Justin Delgado is husband to Kacie Doyle-Delgado, diagnosed at age 11. After more than a decade together, he considers himself to be an expert carb counter and Dexcom inserter. He graduated with his Master of Science in Finance from the University of Utah in 2013 and has been working in commercial banking since then. He attended his first Friends for Life conference in 2015 and is looking forward to volunteering with the teens.
October 24, 2002
Question from Placentia, California, USA:
I'm in my early 40s, have well-controlled type 1 diabetes (hemoglobin A1c: 5.9-6.1%) using a multiple injection regimen, and for six months, my endocrinologist and I debated about the preventative benefits that ACE inhibitors afforded before I finally, reluctantly, consented, and now she's also suggesting a cholesterol drug. Another endocrinologist I visited in an effort to garner a second opinion, says he wouldn't prescribe either medications since my numbers are all good, and there are no signs indicating problems. What's the current school of thought? Are these two drugs really beneficial for prevention?
The use of ACE inhibitors in patients without microalbumin or elevated blood pressure is a controversial issue. Personally, I do not prescribe these drugs in individuals without the above mentioned conditions. Since approximately 25% people with type�2 and 33% of people with type�1 diabetes go on to develop progressive renal impairment, there is a large number that may not see the benefits of the drug. However, in those who do have microalbuminuria or hypertension, there is very good data to support the practice. Studies are underway that are actually looking at patients who have been put on ACE inhibitors without any problems that are evident. The investigators are looking to see if this medication, used in this way, will decrease the development of kidney or heart problems.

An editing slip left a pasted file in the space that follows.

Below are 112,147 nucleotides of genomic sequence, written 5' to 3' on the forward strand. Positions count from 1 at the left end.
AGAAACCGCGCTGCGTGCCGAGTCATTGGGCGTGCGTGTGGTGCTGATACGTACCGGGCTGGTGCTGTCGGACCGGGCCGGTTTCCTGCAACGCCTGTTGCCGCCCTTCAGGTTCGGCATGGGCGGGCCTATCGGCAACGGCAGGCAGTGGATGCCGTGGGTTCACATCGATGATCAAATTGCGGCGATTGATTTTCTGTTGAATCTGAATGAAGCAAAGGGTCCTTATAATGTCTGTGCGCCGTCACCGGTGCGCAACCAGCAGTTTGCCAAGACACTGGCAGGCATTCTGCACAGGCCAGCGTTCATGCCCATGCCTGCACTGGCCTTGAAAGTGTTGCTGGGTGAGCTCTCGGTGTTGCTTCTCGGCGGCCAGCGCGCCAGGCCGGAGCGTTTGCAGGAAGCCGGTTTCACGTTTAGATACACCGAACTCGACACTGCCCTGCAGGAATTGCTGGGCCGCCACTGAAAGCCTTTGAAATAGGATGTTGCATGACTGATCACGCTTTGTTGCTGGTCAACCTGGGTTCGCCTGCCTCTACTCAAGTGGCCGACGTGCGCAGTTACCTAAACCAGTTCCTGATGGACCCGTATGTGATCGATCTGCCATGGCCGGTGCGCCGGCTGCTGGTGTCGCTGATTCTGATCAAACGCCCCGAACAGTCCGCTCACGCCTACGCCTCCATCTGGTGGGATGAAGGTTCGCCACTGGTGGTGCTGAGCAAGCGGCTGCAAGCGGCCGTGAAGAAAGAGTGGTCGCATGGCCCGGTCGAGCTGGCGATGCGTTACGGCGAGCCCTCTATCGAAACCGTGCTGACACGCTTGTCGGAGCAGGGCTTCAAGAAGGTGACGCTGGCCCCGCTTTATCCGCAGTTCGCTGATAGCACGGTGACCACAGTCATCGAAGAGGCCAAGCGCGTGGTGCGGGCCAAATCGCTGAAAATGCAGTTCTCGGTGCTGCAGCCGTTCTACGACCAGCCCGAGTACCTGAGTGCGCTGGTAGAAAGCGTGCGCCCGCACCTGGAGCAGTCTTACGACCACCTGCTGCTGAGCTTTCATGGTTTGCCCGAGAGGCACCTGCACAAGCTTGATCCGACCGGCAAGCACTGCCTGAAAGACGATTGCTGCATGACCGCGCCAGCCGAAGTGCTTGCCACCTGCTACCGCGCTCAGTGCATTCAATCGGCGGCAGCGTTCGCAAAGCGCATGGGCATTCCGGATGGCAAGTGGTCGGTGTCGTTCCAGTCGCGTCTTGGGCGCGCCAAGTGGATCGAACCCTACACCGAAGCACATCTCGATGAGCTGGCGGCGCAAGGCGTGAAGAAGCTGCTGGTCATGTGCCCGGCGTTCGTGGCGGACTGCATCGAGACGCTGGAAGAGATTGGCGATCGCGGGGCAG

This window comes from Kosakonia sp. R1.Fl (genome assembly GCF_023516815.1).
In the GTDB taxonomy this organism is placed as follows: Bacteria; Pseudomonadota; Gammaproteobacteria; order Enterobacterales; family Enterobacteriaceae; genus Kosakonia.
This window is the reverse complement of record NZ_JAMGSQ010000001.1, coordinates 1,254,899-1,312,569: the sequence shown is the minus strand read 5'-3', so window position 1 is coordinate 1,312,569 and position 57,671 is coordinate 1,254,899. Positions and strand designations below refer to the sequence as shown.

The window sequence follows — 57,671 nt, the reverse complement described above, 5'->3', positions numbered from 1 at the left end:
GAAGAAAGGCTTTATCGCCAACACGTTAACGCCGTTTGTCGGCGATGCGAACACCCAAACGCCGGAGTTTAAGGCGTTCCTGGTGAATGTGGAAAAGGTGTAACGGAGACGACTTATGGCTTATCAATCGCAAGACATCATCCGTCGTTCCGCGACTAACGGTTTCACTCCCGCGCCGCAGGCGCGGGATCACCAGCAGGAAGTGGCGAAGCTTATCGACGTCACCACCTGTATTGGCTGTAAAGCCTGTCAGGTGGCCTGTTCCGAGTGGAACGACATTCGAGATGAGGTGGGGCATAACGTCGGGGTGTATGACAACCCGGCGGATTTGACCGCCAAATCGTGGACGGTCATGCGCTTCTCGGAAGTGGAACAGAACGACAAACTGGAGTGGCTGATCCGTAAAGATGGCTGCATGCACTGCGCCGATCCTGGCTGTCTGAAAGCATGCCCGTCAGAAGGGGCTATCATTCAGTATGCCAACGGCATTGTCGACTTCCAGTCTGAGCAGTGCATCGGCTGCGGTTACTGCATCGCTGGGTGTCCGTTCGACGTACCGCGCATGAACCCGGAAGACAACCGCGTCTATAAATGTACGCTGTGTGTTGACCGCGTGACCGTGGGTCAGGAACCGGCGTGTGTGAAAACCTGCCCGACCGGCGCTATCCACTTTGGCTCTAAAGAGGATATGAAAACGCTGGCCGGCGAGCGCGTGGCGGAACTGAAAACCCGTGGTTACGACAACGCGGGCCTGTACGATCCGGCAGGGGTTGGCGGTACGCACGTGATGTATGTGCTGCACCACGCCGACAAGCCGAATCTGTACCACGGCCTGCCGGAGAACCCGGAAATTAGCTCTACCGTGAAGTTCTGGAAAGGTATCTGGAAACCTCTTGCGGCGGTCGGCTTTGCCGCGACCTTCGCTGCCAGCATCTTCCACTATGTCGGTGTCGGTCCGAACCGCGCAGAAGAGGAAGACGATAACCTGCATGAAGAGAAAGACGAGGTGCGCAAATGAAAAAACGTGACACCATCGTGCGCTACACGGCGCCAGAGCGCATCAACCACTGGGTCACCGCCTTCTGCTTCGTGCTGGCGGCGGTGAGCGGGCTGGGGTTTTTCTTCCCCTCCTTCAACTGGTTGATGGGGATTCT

The story for cholesterol lowering is somewhat similar. Most recommendations for cholesterol management suggest that LDL-cholesterol (the bad cholesterol) should be maintained at levels less than 100 mg/dl. To treat individuals with LDL-cholesterol for numbers below this is questionable. Some people have justified it on the basis that href=”/dctionary/t.htm#triglycerides”>triglycerides may also be high and HDL-cholesterol (good cholesterol) is low. Here again, population studies are being performed that will allow us to test this type of strategy. The big problem is the answer is not available now.
In the absence of information, it should be kept in mind that these medications are not cheap and are associated with side effects. For people with type 2 diabetes, where heart, lipid, and vascular problems are more common than in type 1 diabetes, it should be expected that patients will have multiple medications to address the risks. Success in the management of type 2 diabetes is coupled to successful management of multiple risk factors. It is not possible to treat one problem and not the others and still get the best results.
[Editor’s comment: An inexpensive medication that most adults with diabetes should be taking to help decrease risk is aspirin.